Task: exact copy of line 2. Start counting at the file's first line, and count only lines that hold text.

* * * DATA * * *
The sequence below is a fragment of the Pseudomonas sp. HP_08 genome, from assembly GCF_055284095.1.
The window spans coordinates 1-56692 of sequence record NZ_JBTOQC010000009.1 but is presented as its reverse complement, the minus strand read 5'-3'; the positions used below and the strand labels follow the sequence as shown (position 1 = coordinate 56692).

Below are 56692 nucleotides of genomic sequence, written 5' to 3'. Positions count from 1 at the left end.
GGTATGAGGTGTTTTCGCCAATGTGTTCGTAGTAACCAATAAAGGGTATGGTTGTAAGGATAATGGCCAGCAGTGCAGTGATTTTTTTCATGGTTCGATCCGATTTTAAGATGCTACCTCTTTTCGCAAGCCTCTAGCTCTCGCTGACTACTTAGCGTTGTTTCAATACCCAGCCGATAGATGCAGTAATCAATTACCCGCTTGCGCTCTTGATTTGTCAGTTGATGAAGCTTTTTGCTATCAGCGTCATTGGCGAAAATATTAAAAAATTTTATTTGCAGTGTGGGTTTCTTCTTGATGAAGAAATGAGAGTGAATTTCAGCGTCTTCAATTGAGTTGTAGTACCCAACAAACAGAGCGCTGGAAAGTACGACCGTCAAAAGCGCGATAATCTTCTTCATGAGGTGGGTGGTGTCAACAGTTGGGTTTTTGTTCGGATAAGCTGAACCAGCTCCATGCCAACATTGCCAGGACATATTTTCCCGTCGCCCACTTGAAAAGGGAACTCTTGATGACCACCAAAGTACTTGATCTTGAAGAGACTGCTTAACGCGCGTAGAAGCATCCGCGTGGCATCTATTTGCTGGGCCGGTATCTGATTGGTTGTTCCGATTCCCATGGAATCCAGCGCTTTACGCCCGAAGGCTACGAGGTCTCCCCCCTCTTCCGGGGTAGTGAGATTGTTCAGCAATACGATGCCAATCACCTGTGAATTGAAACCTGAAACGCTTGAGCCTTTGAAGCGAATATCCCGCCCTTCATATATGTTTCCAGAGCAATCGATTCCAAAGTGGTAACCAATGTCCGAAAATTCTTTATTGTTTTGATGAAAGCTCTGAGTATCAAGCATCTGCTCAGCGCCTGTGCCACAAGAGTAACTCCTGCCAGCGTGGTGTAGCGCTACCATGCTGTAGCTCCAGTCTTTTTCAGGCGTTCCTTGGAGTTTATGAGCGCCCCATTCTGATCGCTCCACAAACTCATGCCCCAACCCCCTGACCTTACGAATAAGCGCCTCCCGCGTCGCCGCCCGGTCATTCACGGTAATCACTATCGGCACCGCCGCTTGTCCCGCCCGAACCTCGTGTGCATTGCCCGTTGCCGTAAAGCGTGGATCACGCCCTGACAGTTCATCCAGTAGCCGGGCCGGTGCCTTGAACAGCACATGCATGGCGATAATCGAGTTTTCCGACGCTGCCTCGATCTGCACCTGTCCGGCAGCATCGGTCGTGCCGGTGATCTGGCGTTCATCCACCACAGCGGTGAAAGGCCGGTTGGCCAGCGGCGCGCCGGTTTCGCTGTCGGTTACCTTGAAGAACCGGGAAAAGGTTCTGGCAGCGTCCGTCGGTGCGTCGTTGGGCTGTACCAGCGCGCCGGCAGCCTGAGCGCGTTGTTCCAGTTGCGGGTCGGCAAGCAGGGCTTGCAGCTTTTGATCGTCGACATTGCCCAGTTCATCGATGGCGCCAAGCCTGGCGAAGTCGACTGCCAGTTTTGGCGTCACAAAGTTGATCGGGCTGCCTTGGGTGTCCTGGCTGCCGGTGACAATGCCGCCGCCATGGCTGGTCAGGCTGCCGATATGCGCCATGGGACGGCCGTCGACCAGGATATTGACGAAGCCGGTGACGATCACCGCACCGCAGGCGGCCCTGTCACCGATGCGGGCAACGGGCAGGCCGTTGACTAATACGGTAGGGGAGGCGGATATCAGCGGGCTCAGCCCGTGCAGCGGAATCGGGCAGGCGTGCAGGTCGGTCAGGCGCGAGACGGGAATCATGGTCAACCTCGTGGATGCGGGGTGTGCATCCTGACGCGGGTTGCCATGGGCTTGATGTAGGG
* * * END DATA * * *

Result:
The window spans coordinates 1-56692 of sequence record NZ_JBTOQC010000009.1 but is presented as its reverse complement, the minus strand read 5'-3'; the positions used below and the strand labels follow the sequence as shown (position 1 = coordinate 56692).